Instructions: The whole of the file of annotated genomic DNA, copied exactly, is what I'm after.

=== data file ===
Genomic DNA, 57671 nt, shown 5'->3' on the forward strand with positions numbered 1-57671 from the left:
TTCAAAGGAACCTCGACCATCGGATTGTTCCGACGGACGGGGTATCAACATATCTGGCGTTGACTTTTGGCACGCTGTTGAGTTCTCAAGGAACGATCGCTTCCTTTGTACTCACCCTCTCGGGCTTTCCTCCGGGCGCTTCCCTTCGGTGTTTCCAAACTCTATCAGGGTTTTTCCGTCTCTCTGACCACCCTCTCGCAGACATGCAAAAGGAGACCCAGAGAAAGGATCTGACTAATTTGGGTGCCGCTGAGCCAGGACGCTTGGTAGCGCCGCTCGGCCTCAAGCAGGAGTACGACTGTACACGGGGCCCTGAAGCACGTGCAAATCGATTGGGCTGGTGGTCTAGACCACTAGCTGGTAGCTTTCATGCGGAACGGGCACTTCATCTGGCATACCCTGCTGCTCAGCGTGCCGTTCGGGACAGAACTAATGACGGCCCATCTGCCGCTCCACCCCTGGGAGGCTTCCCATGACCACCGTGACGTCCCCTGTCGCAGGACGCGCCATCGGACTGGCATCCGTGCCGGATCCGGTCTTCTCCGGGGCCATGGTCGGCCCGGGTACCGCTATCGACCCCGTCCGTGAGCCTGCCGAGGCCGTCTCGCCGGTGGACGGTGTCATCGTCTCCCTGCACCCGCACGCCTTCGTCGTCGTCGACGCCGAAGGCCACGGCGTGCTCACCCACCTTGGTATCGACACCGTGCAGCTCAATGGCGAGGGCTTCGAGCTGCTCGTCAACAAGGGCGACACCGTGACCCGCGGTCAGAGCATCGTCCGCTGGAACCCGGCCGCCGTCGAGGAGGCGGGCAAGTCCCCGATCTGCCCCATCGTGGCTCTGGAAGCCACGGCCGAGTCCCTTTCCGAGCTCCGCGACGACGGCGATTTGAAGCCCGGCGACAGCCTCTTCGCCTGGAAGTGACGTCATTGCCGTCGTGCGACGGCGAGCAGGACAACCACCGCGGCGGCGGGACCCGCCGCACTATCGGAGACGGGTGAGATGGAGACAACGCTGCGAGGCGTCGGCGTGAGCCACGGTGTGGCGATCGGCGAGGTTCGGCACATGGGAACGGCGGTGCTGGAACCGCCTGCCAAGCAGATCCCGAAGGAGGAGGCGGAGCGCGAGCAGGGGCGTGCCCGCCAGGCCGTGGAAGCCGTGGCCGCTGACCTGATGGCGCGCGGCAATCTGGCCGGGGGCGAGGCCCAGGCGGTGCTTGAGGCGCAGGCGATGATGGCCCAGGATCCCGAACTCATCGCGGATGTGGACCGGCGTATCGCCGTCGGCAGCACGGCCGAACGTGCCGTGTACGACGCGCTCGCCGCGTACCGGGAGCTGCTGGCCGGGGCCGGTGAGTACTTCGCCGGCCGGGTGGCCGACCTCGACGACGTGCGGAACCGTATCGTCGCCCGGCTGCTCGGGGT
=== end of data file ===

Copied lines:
Genomic DNA, 57671 nt, shown 5'->3' on the forward strand with positions numbered 1-57671 from the left:
TTCAAAGGAACCTCGACCATCGGATTGTTCCGACGGACGGGGTATCAACATATCTGGCGTTGACTTTTGGCACGCTGTTGAGTTCTCAAGGAACGATCGCTTCCTTTGTACTCACCCTCTCGGGCTTTCCTCCGGGCGCTTCCCTTCGGTGTTTCCAAACTCTATCAGGGTTTTTCCGTCTCTCTGACCACCCTCTCGCAGACATGCAAAAGGAGACCCAGAGAAAGGATCTGACTAATTTGGGTGCCGCTGAGCCAGGACGCTTGGTAGCGCCGCTCGGCCTCAAGCAGGAGTACGACTGTACACGGGGCCCTGAAGCACGTGCAAATCGATTGGGCTGGTGGTCTAGACCACTAGCTGGTAGCTTTCATGCGGAACGGGCACTTCATCTGGCATACCCTGCTGCTCAGCGTGCCGTTCGGGACAGAACTAATGACGGCCCATCTGCCGCTCCACCCCTGGGAGGCTTCCCATGACCACCGTGACGTCCCCTGTCGCAGGACGCGCCATCGGACTGGCATCCGTGCCGGATCCGGTCTTCTCCGGGGCCATGGTCGGCCCGGGTACCGCTATCGACCCCGTCCGTGAGCCTGCCGAGGCCGTCTCGCCGGTGGACGGTGTCATCGTCTCCCTGCACCCGCACGCCTTCGTCGTCGTCGACGCCGAAGGCCACGGCGTGCTCACCCACCTTGGTATCGACACCGTGCAGCTCAATGGCGAGGGCTTCGAGCTGCTCGTCAACAAGGGCGACACCGTGACCCGCGGTCAGAGCATCGTCCGCTGGAACCCGGCCGCCGTCGAGGAGGCGGGCAAGTCCCCGATCTGCCCCATCGTGGCTCTGGAAGCCACGGCCGAGTCCCTTTCCGAGCTCCGCGACGACGGCGATTTGAAGCCCGGCGACAGCCTCTTCGCCTGGAAGTGACGTCATTGCCGTCGTGCGACGGCGAGCAGGACAACCACCGCGGCGGCGGGACCCGCCGCACTATCGGAGACGGGTGAGATGGAGACAACGCTGCGAGGCGTCGGCGTGAGCCACGGTGTGGCGATCGGCGAGGTTCGGCACATGGGAACGGCGGTGCTGGAACCGCCTGCCAAGCAGATCCCGAAGGAGGAGGCGGAGCGCGAGCAGGGGCGTGCCCGCCAGGCCGTGGAAGCCGTGGCCGCTGACCTGATGGCGCGCGGCAATCTGGCCGGGGGCGAGGCCCAGGCGGTGCTTGAGGCGCAGGCGATGATGGCCCAGGATCCCGAACTCATCGCGGATGTGGACCGGCGTATCGCCGTCGGCAGCACGGCCGAACGTGCCGTGTACGACGCGCTCGCCGCGTACCGGGAGCTGCTGGCCGGGGCCGGTGAGTACTTCGCCGGCCGGGTGGCCGACCTCGACGACGTGCGGAACCGTATCGTCGCCCGGCTGCTCGGGGT